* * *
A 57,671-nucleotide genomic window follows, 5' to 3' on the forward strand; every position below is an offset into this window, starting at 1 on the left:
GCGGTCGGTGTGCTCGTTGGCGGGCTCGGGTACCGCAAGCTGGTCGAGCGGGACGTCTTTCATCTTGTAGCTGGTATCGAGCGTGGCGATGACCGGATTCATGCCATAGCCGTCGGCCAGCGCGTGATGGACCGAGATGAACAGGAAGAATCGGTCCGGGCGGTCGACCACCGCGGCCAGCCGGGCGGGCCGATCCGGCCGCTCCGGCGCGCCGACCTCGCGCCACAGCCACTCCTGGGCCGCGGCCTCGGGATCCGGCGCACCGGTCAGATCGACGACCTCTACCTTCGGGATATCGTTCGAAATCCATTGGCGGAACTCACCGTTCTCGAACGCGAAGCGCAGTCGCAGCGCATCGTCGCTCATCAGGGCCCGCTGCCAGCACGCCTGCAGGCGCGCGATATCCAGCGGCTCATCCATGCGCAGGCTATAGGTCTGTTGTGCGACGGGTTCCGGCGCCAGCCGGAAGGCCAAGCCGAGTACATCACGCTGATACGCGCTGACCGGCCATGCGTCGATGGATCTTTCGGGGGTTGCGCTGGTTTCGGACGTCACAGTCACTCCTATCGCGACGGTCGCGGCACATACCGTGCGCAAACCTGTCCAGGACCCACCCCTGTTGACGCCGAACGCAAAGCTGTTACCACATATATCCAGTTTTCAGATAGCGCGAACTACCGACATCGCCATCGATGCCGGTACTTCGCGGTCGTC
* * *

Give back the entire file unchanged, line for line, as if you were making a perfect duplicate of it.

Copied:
A 57,671-nucleotide genomic window follows, 5' to 3' on the forward strand; every position below is an offset into this window, starting at 1 on the left:
GCGGTCGGTGTGCTCGTTGGCGGGCTCGGGTACCGCAAGCTGGTCGAGCGGGACGTCTTTCATCTTGTAGCTGGTATCGAGCGTGGCGATGACCGGATTCATGCCATAGCCGTCGGCCAGCGCGTGATGGACCGAGATGAACAGGAAGAATCGGTCCGGGCGGTCGACCACCGCGGCCAGCCGGGCGGGCCGATCCGGCCGCTCCGGCGCGCCGACCTCGCGCCACAGCCACTCCTGGGCCGCGGCCTCGGGATCCGGCGCACCGGTCAGATCGACGACCTCTACCTTCGGGATATCGTTCGAAATCCATTGGCGGAACTCACCGTTCTCGAACGCGAAGCGCAGTCGCAGCGCATCGTCGCTCATCAGGGCCCGCTGCCAGCACGCCTGCAGGCGCGCGATATCCAGCGGCTCATCCATGCGCAGGCTATAGGTCTGTTGTGCGACGGGTTCCGGCGCCAGCCGGAAGGCCAAGCCGAGTACATCACGCTGATACGCGCTGACCGGCCATGCGTCGATGGATCTTTCGGGGGTTGCGCTGGTTTCGGACGTCACAGTCACTCCTATCGCGACGGTCGCGGCACATACCGTGCGCAAACCTGTCCAGGACCCACCCCTGTTGACGCCGAACGCAAAGCTGTTACCACATATATCCAGTTTTCAGATAGCGCGAACTACCGACATCGCCATCGATGCCGGTACTTCGCGGTCGTC